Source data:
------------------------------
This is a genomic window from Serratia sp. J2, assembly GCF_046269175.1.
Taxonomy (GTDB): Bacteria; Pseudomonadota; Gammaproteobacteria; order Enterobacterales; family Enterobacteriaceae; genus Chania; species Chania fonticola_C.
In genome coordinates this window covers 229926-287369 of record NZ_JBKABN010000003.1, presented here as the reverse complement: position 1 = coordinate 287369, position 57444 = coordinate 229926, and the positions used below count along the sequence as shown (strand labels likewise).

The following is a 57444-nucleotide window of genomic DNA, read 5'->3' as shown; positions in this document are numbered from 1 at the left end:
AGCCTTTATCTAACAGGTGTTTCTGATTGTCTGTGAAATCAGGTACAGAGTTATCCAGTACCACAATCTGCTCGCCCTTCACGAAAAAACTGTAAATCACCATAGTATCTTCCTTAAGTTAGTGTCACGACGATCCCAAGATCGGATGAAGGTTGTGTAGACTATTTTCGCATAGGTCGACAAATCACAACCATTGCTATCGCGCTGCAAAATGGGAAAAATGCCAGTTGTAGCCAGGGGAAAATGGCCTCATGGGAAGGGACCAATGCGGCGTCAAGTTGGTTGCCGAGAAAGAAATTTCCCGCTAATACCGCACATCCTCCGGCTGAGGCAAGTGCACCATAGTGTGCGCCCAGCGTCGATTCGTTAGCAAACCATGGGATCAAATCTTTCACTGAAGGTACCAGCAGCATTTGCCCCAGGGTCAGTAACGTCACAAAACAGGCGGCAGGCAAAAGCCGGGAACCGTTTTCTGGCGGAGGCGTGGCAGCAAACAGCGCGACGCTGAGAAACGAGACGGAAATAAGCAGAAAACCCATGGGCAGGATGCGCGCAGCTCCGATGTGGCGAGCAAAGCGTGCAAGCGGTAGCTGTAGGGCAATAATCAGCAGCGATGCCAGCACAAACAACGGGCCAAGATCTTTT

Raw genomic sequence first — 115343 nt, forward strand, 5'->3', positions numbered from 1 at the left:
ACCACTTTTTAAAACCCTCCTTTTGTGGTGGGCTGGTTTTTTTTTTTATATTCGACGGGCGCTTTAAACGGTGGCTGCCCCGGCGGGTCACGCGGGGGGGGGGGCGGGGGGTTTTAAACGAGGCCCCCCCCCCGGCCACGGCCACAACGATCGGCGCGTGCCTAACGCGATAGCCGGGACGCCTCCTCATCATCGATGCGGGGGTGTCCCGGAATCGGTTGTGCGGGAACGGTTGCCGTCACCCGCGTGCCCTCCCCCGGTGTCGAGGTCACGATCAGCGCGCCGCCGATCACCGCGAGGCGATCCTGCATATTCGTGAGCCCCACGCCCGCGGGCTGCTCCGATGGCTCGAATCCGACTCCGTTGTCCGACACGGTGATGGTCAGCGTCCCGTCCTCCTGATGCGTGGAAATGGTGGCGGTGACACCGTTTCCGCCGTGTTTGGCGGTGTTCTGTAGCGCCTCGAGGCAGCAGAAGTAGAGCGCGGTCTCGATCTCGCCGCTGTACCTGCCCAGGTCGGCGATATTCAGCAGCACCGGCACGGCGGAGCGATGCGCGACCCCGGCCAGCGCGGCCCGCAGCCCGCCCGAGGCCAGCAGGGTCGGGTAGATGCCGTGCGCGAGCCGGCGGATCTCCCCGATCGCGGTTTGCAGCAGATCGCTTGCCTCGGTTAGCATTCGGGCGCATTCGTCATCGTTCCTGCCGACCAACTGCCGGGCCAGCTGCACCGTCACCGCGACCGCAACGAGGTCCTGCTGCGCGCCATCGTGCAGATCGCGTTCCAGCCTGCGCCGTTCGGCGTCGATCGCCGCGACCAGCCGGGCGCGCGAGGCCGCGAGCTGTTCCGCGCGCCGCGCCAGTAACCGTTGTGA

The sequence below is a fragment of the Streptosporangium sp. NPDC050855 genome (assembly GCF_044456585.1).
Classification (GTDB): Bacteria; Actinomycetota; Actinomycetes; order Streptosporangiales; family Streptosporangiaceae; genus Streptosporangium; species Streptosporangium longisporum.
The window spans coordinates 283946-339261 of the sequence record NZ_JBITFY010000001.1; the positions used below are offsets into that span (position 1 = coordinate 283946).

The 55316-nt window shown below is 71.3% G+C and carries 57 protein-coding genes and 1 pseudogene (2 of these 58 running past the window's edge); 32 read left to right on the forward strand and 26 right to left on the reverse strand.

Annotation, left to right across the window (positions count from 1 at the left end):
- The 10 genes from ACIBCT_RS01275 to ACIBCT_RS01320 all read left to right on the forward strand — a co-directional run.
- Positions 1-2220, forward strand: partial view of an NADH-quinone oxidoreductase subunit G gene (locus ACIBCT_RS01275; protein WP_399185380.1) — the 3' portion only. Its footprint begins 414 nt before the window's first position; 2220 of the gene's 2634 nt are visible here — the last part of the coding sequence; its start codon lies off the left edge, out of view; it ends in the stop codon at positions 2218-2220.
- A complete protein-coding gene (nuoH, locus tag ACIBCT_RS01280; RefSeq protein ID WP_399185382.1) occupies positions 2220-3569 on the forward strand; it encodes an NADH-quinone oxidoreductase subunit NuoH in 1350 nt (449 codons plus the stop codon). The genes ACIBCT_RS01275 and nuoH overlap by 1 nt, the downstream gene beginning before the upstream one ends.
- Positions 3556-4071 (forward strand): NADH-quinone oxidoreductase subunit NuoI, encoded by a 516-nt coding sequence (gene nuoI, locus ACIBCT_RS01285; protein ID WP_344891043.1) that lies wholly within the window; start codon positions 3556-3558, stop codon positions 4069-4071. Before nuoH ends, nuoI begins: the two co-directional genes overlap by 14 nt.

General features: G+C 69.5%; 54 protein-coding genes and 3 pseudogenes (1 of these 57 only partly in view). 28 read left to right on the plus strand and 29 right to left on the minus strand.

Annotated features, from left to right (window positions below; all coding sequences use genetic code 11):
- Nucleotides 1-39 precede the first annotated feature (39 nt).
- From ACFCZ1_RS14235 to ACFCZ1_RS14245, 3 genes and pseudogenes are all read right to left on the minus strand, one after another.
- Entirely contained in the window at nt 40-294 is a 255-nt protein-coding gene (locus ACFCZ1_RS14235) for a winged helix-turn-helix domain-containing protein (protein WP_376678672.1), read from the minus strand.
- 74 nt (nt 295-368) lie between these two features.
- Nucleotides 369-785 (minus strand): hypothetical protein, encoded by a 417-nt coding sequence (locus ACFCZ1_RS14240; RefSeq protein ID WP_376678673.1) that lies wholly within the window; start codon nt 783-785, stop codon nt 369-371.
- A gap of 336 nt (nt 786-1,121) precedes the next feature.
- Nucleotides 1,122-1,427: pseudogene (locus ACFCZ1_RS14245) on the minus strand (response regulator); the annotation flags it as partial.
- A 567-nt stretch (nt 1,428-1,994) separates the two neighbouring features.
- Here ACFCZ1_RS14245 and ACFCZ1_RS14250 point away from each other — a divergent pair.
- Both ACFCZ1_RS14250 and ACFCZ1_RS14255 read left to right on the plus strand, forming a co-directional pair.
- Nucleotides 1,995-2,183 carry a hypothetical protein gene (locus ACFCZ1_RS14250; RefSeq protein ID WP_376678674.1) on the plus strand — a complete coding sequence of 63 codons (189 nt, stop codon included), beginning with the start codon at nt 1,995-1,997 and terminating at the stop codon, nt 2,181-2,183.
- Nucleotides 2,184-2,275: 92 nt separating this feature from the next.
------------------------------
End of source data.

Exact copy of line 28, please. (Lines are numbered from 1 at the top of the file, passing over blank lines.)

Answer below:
- Both ACFCZ1_RS14250 and ACFCZ1_RS14255 read left to right on the plus strand, forming a co-directional pair.